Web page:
Sunday, Jun 26, 2022

The 'Scientist From NASA' Who Wasn't

The 'Scientist From NASA' Who Wasn't
The 'Scientist From NASA' Who Wasn't

It seemed like a feelgood story from a Mumbai film.

Arun P. Vijayakumar, 27, a native of Manimala in Kottayam district of Kerala, had been making headlines since 2012.

This former student and Lecturer of College of Engineering, Poonjar under the Institute of Human Resources Development (IHRD) in Thiruvananthapuram, Malayalam media reported in August 2012, had been accepted by NASA, the American space organisation, as a research scientist.

He had also been admitted simultaneously for a doctoral thesis by the famous scientist Barbara Liskov, faculty at the Massachusetts Institute of Technology (MIT), the stories went.

"Video conferences were held many times. MIT in US, Stanford University and Cornel University also invited him and he decided to join MIT and accept job at the defense ministry, NASA had extended the invitation," the Mathrubhumi reported on August 27, 2012

As stories of felicitations followed, the venerable Hindu was soon to pick up the story in its Septemeber 19, 2012 edition:

He will be joining as a research scientist at the NASA to explore, in his own words “extraterrestrial elements with the use of remote sensing.”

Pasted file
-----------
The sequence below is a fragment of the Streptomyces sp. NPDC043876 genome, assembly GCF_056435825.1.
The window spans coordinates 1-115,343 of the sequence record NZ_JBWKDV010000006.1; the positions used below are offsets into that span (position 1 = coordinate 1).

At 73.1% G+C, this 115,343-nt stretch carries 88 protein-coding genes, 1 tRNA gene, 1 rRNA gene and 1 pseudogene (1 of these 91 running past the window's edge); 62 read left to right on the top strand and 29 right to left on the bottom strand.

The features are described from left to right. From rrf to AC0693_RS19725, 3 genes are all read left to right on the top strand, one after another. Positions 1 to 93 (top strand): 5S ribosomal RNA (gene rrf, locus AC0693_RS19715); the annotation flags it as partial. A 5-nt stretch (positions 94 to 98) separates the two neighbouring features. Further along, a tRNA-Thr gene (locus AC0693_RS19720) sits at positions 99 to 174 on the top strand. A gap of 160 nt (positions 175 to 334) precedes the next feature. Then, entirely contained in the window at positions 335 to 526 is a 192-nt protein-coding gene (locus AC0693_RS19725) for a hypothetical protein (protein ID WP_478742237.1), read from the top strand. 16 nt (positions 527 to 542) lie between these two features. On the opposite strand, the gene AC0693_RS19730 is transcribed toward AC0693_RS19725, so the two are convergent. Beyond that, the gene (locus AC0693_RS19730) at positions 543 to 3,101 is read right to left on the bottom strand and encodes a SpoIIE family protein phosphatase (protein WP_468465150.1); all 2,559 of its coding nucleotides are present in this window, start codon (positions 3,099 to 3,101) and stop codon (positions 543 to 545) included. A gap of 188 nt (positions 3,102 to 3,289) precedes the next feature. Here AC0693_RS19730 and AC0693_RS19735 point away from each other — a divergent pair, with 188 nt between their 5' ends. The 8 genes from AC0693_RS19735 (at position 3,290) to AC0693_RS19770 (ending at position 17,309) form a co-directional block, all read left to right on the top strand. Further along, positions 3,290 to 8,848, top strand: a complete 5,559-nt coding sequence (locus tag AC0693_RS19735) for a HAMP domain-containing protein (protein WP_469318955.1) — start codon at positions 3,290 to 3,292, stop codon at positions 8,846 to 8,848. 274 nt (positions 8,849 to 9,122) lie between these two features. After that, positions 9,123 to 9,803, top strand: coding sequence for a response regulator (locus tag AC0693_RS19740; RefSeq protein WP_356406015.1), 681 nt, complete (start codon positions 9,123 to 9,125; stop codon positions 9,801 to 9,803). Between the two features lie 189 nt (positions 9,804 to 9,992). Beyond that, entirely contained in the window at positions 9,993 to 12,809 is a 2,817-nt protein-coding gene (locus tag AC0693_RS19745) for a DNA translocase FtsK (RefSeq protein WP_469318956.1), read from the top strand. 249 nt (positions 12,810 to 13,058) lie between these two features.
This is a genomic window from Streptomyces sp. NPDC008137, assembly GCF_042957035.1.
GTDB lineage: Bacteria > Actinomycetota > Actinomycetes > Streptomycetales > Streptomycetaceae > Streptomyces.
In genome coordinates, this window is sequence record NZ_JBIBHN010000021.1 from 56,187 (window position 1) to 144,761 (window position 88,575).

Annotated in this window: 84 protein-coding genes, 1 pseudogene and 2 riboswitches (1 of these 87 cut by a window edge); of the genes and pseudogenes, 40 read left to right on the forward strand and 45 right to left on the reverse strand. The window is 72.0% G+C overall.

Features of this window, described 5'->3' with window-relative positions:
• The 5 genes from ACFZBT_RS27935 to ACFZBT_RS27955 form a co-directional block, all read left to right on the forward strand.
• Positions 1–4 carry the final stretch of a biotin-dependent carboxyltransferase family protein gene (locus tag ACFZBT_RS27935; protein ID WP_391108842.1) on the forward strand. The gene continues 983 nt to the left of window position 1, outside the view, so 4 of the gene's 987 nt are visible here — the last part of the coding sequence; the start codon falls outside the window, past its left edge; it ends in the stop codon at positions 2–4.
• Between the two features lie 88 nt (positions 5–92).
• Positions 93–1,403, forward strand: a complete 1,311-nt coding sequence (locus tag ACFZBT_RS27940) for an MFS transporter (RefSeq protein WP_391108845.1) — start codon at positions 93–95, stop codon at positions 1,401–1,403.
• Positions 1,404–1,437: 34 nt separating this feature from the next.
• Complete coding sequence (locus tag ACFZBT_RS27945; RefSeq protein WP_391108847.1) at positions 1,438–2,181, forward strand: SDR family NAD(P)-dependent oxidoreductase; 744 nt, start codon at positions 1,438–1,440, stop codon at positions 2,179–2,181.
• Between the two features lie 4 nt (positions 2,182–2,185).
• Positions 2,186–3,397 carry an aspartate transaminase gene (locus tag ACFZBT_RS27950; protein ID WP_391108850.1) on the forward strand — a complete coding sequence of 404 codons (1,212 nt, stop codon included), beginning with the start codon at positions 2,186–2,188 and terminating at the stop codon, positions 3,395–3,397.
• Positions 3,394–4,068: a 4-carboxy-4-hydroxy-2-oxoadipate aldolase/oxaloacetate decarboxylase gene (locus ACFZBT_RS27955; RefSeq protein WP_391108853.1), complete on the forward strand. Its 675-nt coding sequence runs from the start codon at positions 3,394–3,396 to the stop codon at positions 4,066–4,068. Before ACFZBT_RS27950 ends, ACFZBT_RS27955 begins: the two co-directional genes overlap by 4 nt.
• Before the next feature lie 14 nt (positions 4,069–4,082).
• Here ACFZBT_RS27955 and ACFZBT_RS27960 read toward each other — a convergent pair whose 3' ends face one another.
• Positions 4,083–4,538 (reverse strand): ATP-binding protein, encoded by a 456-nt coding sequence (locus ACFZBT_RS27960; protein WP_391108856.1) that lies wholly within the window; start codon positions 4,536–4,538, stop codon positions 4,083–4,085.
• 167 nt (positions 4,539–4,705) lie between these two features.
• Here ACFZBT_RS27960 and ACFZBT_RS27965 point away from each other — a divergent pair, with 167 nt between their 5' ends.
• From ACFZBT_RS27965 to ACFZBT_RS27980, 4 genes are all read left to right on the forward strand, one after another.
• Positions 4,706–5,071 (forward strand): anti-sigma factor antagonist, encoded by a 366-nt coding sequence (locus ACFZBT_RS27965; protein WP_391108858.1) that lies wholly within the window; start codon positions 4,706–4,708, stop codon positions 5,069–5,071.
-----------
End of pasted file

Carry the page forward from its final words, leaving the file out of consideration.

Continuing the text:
“I am informed that I will be assigned to the study of Geo-intelligence framework for Astro biological research, a subject that I closely worked during my research proposals,” said Arun, an M.Tech. graduate from NIT, Bhopal. 

The young, then 25-year old student also told the Hindu that he wanted to “gain as much knowledge and experience as possible” and planned to return home and work for the ISRO

He was also inspired by the former President and Indian Space Research Organisation scientist A.P.J. Abdul Kalam. “I had discussed with him some of the project ideas during my M.Tech. days and he was a source of inspiration. He helped me understand that science should be simplified enough for a layman to take interest,” said Arun.

In adition to having refused the job-offer from Infosys, as he had told the Hindu, he told the New Indian Express that despite "lucrative job offers from three MNCs" and “deviating from the usual, [he] joined as a guest faculty at my college. Alongside, [he] prepared for the GATE examination.”:

Within a short period, he joined Bhabha Atomic Research Centre (BARC) as a scientist and moved to Indore.

There, he served for only two months as the 96-per cent aggregate in GATE examination 2010 opened the doors of NIT, Bhopal, before him and he joined for MTech. The study led to invitations from MIT, Stanford University and Cornell University for doing research, while MIT placed a combo offer of research and job together for Arun. By that time, he had reviewed nearly 20 international conferences. 

But that was then. Arun, clearly did not rest on his laurels. He was back in news in Kerala, and his story suddenly took a turn when it was reported that he had met none other than Prime Minister Narendra Modi himself.